Jeanne Lohmann’s poem What The Day Gives inspired me, gave voice to what has been astonishing me all week. I hope this serve as inspiration for you this morning. Her poem is interspersed in this musing:
Suddenly, sun. Over my shoulder
in the middle of gray November
what I hoped to do comes back, asking.
Hope snuck in the back door, boldly laid claim to a place on my lap a couple weeks ago. At first, and more than once, I booted her off from this valuable real estate, territory that despair has occupied for months. Every Buddhist bone in my body warned about the sneaky seductive power of hope. The wily way she steals the present moment from the indulgently unaware. The way she woos her worshippers into wasting time in the milky way of the future.
Across the street the fiery trees hold onto their leaves,
red and gold in the final months of this unfinished year,
they offer blazing riddles.
Hope persistently crept back in. So I resorted to denial. I know what it feels like to have hope dashed. And I did not want to go there. Ever again. But each time she reinstated herself in the crook of my hips, a flush of delight warmed through me. And that sweet rush of optimism? That was not happening in the future. That was a feeling totally present in the current moment.
In the frozen fields of my life there are no shortcuts to spring,
but stories of great birds in migration
carrying small ones on their backs,
predators flying next to warblers they would, in a different season, eat.
And so in classes every day from Wednesday until Sunday I explored this possibility with you. And you. And you. And it seems I am not alone in this wishful sensibility. What arose from the collective in the Sunday closing circle is that everything is changing and it is reasonable to believe that things could get better. Why not? Rebecca Solnit, exploring this theme in her book Hope In The Dark, feels that “hope is a function of uncertainty, of not-knowing …a longing for change, experienced in necessary ignorance of when that change will come or what form it will take.”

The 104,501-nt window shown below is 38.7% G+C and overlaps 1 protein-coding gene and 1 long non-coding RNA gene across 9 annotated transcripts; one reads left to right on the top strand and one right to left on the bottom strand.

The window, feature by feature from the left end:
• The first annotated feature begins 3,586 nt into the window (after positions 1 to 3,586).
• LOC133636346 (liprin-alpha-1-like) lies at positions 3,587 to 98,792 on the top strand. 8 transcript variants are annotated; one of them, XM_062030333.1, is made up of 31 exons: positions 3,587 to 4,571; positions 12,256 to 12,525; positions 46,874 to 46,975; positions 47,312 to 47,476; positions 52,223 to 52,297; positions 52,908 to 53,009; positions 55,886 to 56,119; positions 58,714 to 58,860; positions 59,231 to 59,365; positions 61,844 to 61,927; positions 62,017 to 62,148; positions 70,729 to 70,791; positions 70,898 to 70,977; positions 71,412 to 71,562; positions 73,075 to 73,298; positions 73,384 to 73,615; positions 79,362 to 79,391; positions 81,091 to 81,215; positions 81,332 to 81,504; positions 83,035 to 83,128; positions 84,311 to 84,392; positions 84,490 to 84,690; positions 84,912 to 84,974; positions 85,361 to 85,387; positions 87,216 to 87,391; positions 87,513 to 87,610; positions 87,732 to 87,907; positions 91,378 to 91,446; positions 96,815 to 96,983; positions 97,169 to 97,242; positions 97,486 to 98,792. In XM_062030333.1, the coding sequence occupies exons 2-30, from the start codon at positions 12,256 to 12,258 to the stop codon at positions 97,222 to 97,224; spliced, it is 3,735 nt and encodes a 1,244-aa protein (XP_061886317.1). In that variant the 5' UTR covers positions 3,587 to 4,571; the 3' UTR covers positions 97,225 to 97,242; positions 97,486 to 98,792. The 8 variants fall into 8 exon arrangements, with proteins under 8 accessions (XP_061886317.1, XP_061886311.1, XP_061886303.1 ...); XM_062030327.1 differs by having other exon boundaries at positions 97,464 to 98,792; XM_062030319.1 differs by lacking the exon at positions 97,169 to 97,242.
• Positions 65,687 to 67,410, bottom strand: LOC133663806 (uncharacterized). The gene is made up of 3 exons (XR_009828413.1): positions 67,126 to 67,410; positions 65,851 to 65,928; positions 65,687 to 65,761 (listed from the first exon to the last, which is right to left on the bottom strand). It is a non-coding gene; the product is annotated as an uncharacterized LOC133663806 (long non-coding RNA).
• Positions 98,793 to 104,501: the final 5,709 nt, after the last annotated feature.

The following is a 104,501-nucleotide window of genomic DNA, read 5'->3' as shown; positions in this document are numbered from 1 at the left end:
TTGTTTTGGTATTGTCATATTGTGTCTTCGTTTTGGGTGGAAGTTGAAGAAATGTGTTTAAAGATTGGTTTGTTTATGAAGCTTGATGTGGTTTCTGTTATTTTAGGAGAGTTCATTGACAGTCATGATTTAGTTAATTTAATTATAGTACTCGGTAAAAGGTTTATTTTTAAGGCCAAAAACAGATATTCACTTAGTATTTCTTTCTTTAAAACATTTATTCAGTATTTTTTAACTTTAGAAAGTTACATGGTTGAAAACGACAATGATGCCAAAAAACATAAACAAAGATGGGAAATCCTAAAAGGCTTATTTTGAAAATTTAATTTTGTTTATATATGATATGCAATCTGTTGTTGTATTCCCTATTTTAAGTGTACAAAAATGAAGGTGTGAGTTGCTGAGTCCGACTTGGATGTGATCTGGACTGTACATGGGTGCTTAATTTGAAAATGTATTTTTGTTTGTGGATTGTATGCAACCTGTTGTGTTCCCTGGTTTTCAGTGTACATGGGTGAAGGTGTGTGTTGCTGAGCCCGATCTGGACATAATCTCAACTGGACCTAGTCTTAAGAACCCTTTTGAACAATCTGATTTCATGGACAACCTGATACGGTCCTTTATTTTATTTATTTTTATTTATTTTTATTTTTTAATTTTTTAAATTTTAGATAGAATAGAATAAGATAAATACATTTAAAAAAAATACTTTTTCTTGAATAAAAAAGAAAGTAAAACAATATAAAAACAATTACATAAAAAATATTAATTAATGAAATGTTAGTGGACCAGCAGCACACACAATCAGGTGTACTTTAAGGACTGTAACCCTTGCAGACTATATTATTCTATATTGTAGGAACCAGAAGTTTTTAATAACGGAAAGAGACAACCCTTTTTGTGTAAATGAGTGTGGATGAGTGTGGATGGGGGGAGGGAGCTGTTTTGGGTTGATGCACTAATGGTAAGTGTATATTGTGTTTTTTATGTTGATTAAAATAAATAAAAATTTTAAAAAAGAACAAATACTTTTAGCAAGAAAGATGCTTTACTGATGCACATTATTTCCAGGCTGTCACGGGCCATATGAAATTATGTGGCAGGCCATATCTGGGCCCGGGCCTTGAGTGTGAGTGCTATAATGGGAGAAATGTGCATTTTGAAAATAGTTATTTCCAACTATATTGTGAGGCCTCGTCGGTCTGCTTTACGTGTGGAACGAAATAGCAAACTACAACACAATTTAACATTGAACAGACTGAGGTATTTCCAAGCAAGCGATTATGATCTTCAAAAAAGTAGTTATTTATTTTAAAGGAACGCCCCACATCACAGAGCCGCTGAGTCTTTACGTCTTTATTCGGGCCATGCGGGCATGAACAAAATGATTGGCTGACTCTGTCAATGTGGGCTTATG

Stunned by the astonishing mix in this uneasy world
that plunges in a single day from despair to hope and back again,
I commend my life to Ruskin’s difficult duty of delight,
and to that most beautiful form of courage, to be happy.
When I returned home Sunday, sweet hubby was creating the lawn sign pictured above. I let hope rest in my lap for the balance of the day. She’s still hanging around this morning creating a glow of warmth on this cold and windy autumn morning. She took this poetry out of her wonder pocket and reminded me of words from Emily Dickinson that I offer in closing.
“Hope is the thing with feathers that perches in the soul
and sings the tune without the words and never stops at all.”
Let’s take a deep breath in together right here. Inspiration as vehicle of hope. Inhale once more, invite possibility. Maybe hope can sit right next to despair. But I bet that only hope is the one singing a tune without words. I hope we can practice together somewhere this week. Space for a couple more to be live with us at Clara this Wednesday night. Essentials Thursday and Friday morning. Live or Zoom for the Sunday Sweat.